Cons: Delayed updates on non-Google devices, occasional compatibility issues with older apps.

Android 8.0/8.1 (Oreo):

Notable Features: Picture-in-Picture mode, Autofill framework, notification dots.

Pros: Enhanced productivity with picture-in-picture mode, improved password management with the Autofill framework, clear notification indicators with notification dots.

Cons: Slow adoption rate on non-Google devices, occasional stability issues with new features.

Android 9.0 (Pie):

Notable Features: Gesture-based navigation, Adaptive Battery, Digital Wellbeing.

Pros: Intuitive gesture-based navigation system, enhanced device performance with Adaptive Battery, tools for managing screen time and promoting digital wellness.

Cons: Limited availability of gesture-based navigation on older devices, occasional compatibility issues with certain apps.

Android 10:

Notable Features: Dark mode, enhanced privacy controls, improved gesture navigation.

Pros: System-wide dark mode for improved visual comfort, enhanced privacy controls with finer app permissions, intuitive gesture navigation system.

Cons: Limited adoption on non-Google devices, occasional compatibility issues with older apps.

Android 11:

Notable Features: Chat Bubbles, built-in screen recording, improved media controls.

Pros: Streamlined messaging experience with Chat Bubbles, convenient built-in screen recording, improved media playback controls.

Cons: Slow rollout on non-Google devices, occasional stability issues with new features.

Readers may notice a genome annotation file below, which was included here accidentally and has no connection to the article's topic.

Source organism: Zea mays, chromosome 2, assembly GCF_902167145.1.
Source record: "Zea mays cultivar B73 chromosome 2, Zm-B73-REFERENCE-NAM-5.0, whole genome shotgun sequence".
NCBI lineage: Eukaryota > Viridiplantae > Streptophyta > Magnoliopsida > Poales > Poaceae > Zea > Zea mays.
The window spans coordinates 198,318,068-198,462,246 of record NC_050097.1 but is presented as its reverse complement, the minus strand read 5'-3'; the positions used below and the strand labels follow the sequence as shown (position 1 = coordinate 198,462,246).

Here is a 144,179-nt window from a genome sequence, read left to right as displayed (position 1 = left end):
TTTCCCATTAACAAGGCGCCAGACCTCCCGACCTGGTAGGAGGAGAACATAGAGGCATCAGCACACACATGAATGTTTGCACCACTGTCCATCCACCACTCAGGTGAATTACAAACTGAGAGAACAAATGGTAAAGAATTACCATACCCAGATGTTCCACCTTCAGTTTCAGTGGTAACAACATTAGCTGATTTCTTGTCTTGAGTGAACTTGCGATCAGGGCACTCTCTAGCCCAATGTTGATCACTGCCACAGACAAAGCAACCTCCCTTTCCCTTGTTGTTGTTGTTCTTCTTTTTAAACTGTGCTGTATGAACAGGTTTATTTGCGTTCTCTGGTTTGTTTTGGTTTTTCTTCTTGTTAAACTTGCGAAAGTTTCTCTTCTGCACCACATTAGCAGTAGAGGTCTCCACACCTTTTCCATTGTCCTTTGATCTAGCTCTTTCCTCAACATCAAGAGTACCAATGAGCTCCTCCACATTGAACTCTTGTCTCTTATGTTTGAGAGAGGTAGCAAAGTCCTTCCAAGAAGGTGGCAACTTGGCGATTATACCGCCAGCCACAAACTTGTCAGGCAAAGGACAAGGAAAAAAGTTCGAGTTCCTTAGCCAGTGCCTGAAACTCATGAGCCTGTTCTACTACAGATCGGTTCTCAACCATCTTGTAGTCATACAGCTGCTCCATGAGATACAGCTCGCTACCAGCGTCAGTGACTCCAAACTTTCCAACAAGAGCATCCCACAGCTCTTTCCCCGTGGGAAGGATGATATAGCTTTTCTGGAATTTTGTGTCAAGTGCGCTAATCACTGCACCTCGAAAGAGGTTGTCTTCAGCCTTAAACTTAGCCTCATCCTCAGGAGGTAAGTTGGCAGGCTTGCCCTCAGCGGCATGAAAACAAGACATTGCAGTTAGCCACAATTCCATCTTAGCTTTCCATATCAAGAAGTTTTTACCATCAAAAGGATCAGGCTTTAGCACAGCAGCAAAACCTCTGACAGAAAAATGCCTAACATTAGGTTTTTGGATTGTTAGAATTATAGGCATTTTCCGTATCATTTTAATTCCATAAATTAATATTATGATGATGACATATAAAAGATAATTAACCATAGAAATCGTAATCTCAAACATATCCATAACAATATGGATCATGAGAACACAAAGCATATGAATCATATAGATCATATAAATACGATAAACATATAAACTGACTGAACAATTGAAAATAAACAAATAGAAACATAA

Android 12:

Notable Features: Material You design, faster auto-rotate, enhanced privacy indicators.

Pros: Revamped design language with Material You, improved auto-rotate functionality, enhanced privacy indicators for increased user awareness.

Cons: Limited availability on non-Google devices (at the time of writing).


iOS, developed by Apple, is the proprietary operating system exclusively used on iPhones and iPads. Known for its smooth performance, security, and seamless integration with Apple’s ecosystem, iOS has evolved through various versions. Let’s explore them in detail:

iOS 1.0:

Notable Features: Multi-touch gestures, Safari web browser, visual voicemail.

Pros: Pioneered multi-touch gestures, introduced the Safari web browser for a desktop-like browsing experience, and visual voicemail for managing voice messages.

Cons: Limited customization options compared to Android.

iOS 4:

Notable Features: Multitasking, FaceTime, iBooks, Game Center.

Pros: Introduced multitasking capabilities, allowing users to switch between apps seamlessly. Introduced FaceTime for video calling, iBooks for reading e-books, and Game Center for social gaming.

Cons: Limited customization options compared to Android.

iOS 7:

Notable Features: Redesigned interface, Control Center, AirDrop.

Pros: Complete visual overhaul with a flat and modern design language. Introduced Control Center for quick access to essential settings, and AirDrop for easy file sharing between devices.

Cons: Restricted to Apple devices only, limited customization compared to Android.

iOS 10:

Notable Features: Redesigned lock screen, Siri improvements, Home app.

Pros: Redesigned lock screen with richer notifications and quick access to widgets. Improved Siri functionality with third-party app integration. Introduced the Home app for controlling smart home devices.

Cons: Limited customization options compared to Android.

iOS 14:

Notable Features: App Library, Widgets, Picture-in-Picture mode.

Pros: Introduced the App Library for better organization of apps. Enhanced home screen customization with resizable widgets. Picture-in-Picture mode for multitasking while watching videos.

Cons: Limited customization options compared to Android.

Windows Mobile and Windows Phone:

Windows Mobile, developed by Microsoft, aimed to provide a unified experience across smartphones, tablets, and desktops. It was later replaced by Windows Phone. Let’s explore the versions of Windows Phone: